The blue skies, the crystal clear water, the musical timbre of the steel drums, and the fresh tropical air of the Caribbean was the setting for more than 200 men and women living with HIV/AIDS last fall. The 2012 POZ Cruise Retreat sailed across the Caribbean, touching upon St. Martin and St. Thomas in the Virgin Islands, and Turk and Caicos.
Travel agent Paul Stalbam said he first put together these cruises after friends and clients started asking for vacations for HIV-positive people.
"Being POZ and a travel agent, I decided to give it a try and created the LGBT POZ Cruise," he said. "Lo and behold, 2014 will be our tenth annual POZ trip."
Since its inception, the cruise has also welcomed, with opened arms, straight HIV-positive men and women to sail and enjoy the benefits this cruise has to offer.
Stalbaum chose a group of hosts to help lead and keep the cruisers entertained One host who particularly stood out was award-winning columnist, author, video blogger, and AIDS advocate Mark S. King, founder of the blog My Fabulous Disease. King's uplifting take on life and his sense of humor ignited the excitement amongst the cruisers needed for a memorable time. With the help of volunteers, King kept cruisers entertained with humorous events and social activities such as his own versions of The Dating Game, and The Newlywed Game.
While on shore, King and Stalbaum led exciting and adventurous shore excursions, island shopping experiences, and also provided an educational workshop relating to HIV/AIDS. The educational component of the cruise is a unique feature attracting returning cruisers and new cruisers alike.
"The educational component was always meant to be a part of the group. Of course the focus is on fun and meeting new friends but we wanted to help keep guys informed," Stalbaum said. "Some people come from tiny towns in rural areas where there is little or no HIV information or support groups. The focus is fun, fun, fun but we like to provide the educational and interactive component. All of our events, cocktail parties, dance parties, and educational programs for our cruisers are private."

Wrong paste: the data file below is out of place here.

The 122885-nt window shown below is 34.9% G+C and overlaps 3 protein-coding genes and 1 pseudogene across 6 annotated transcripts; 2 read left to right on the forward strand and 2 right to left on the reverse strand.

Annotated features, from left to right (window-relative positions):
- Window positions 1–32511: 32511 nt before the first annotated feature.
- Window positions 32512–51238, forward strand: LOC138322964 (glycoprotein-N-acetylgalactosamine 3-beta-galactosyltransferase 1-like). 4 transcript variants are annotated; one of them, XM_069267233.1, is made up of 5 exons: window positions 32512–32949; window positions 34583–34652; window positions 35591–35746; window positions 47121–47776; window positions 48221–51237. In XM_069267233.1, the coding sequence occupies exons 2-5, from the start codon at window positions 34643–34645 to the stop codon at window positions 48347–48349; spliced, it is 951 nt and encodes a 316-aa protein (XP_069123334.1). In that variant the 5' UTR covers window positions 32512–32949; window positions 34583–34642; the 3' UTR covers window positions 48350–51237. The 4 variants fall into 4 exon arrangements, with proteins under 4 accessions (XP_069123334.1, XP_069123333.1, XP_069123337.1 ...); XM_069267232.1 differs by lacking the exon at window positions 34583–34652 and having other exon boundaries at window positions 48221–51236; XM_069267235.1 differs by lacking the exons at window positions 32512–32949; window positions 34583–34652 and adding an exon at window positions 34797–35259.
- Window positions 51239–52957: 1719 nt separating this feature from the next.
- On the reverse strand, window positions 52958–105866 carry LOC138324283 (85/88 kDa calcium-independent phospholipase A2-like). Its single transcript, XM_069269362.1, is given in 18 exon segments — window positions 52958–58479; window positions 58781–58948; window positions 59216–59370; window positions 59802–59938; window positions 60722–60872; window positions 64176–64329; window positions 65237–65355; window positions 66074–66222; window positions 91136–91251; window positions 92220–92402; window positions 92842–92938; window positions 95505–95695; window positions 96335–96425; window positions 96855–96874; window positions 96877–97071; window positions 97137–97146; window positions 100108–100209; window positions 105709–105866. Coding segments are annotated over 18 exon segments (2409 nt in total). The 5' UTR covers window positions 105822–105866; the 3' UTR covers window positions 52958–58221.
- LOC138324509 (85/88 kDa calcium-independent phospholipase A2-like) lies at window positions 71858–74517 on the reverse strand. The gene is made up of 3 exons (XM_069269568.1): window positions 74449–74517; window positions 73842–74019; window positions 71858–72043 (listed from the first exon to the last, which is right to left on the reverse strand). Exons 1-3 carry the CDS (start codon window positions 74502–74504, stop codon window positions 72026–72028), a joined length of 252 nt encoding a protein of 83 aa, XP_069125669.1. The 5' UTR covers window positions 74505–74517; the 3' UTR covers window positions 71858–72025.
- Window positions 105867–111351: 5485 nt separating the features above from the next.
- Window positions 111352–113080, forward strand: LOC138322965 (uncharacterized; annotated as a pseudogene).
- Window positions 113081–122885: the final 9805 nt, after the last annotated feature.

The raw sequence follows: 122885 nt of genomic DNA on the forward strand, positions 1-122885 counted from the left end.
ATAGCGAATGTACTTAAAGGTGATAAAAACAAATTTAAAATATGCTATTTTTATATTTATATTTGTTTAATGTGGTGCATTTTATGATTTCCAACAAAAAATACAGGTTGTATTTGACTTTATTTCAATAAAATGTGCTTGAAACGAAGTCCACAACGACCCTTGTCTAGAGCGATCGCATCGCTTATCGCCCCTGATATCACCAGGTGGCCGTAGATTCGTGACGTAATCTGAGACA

This year's educational workshop was conducted by Elie Schochet, M.D., a colorectal surgeon from Ft. Lauderdale. Schochet presented the "Happy Hiney" workshop focusing on the importance of colon and digestive health, especially for HIV infected men and women. This information aides doctors in detecting early signs of pre-cancerous cells and if detected early enough HIV individuals can live a longer life. Attendees shared their fears of colonoscopies and pap smears that often keep them away from visiting a doctor. Schochet used his expertise to ease the fears the cruisers were feeling about colon health by answering questions thoroughly. This excellent workshop provided valuable information to all and gave the cruisers the hope needed to quench uncertainties on a topic that is normally pushed away from normal conversation.